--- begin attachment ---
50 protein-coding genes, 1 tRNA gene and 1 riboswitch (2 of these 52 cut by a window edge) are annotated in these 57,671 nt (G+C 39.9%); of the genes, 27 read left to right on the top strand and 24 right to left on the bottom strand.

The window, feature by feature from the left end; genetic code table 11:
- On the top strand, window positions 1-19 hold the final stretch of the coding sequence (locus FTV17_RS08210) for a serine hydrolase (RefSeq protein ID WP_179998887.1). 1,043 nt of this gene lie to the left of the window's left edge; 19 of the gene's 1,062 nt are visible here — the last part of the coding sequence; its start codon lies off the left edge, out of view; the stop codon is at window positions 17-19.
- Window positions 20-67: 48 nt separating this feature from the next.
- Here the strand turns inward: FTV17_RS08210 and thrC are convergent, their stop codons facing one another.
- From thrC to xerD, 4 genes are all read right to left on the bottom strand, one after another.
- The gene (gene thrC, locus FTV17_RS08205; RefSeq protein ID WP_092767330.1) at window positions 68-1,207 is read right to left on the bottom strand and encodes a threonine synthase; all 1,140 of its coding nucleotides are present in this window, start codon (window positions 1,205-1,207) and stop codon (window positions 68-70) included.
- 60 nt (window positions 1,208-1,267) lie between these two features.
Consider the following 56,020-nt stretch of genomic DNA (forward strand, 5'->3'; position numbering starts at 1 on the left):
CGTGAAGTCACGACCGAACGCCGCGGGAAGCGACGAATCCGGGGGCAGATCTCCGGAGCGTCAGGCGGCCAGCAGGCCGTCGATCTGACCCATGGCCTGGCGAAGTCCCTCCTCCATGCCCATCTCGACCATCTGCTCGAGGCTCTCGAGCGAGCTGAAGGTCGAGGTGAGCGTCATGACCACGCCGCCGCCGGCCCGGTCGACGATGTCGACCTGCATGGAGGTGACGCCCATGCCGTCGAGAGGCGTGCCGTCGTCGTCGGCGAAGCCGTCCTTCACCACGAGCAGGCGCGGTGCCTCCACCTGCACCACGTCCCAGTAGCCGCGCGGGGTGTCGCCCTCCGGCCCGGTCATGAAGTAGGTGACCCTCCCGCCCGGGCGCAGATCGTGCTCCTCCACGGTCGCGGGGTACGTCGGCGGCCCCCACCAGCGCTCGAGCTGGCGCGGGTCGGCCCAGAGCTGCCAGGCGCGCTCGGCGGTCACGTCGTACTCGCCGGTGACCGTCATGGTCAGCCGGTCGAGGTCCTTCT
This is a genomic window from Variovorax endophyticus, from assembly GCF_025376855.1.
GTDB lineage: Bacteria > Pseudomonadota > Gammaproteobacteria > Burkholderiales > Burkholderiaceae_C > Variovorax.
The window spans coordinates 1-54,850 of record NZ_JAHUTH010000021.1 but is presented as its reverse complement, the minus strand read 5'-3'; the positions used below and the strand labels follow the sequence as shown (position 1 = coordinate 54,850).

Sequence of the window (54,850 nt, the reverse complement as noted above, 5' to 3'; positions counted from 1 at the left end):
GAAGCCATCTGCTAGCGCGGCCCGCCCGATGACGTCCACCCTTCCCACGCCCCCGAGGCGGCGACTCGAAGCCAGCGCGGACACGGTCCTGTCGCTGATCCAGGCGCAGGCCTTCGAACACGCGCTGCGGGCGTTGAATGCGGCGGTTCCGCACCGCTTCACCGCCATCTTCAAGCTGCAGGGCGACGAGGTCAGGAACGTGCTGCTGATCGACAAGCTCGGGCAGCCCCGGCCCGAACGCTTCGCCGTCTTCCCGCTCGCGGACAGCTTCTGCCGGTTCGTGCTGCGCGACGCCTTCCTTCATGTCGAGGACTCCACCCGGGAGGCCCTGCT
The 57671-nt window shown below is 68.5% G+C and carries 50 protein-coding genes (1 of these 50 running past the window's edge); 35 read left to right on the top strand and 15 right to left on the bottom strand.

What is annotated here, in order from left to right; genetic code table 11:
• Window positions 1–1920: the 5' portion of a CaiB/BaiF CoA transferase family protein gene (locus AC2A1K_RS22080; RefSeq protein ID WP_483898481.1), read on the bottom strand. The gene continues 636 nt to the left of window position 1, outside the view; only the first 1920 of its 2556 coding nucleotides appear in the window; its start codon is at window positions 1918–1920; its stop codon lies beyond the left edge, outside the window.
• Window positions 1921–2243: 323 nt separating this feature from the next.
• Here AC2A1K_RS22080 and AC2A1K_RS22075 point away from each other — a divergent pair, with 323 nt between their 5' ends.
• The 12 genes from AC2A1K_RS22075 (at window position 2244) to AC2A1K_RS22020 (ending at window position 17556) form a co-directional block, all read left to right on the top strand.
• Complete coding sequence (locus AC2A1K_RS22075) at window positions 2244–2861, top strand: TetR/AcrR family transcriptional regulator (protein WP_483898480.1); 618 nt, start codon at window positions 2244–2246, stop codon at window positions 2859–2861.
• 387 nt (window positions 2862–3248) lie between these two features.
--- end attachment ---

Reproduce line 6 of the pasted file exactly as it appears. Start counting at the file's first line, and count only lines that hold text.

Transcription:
- From thrC to xerD, 4 genes are all read right to left on the bottom strand, one after another.